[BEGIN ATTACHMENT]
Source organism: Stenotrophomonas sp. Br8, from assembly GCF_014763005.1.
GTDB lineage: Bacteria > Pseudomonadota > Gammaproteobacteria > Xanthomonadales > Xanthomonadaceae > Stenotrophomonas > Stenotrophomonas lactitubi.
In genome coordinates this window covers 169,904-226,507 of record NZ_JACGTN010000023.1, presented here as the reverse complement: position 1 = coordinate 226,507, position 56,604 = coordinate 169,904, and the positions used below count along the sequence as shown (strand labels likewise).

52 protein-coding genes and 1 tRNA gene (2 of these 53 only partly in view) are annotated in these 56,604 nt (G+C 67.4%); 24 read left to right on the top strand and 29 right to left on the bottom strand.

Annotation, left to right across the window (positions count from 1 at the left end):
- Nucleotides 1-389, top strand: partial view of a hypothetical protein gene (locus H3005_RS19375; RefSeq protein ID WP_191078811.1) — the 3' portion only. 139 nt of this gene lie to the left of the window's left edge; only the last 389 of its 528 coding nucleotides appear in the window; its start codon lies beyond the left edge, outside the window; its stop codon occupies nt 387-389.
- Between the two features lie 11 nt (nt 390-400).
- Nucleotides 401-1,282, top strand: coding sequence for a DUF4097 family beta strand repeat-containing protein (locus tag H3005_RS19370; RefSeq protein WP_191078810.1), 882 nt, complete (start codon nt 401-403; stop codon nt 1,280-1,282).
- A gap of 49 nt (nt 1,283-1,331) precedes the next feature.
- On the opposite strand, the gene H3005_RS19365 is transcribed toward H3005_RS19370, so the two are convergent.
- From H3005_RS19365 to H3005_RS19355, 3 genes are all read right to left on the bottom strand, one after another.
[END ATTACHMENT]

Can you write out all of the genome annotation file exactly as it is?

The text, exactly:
Source organism: Stenotrophomonas sp. Br8, from assembly GCF_014763005.1.
GTDB lineage: Bacteria > Pseudomonadota > Gammaproteobacteria > Xanthomonadales > Xanthomonadaceae > Stenotrophomonas > Stenotrophomonas lactitubi.
In genome coordinates this window covers 169,904-226,507 of record NZ_JACGTN010000023.1, presented here as the reverse complement: position 1 = coordinate 226,507, position 56,604 = coordinate 169,904, and the positions used below count along the sequence as shown (strand labels likewise).

52 protein-coding genes and 1 tRNA gene (2 of these 53 only partly in view) are annotated in these 56,604 nt (G+C 67.4%); 24 read left to right on the top strand and 29 right to left on the bottom strand.

Annotation, left to right across the window (positions count from 1 at the left end):
- Nucleotides 1-389, top strand: partial view of a hypothetical protein gene (locus H3005_RS19375; RefSeq protein ID WP_191078811.1) — the 3' portion only. 139 nt of this gene lie to the left of the window's left edge; only the last 389 of its 528 coding nucleotides appear in the window; its start codon lies beyond the left edge, outside the window; its stop codon occupies nt 387-389.
- Between the two features lie 11 nt (nt 390-400).
- Nucleotides 401-1,282, top strand: coding sequence for a DUF4097 family beta strand repeat-containing protein (locus tag H3005_RS19370; RefSeq protein WP_191078810.1), 882 nt, complete (start codon nt 401-403; stop codon nt 1,280-1,282).
- A gap of 49 nt (nt 1,283-1,331) precedes the next feature.
- On the opposite strand, the gene H3005_RS19365 is transcribed toward H3005_RS19370, so the two are convergent.
- From H3005_RS19365 to H3005_RS19355, 3 genes are all read right to left on the bottom strand, one after another.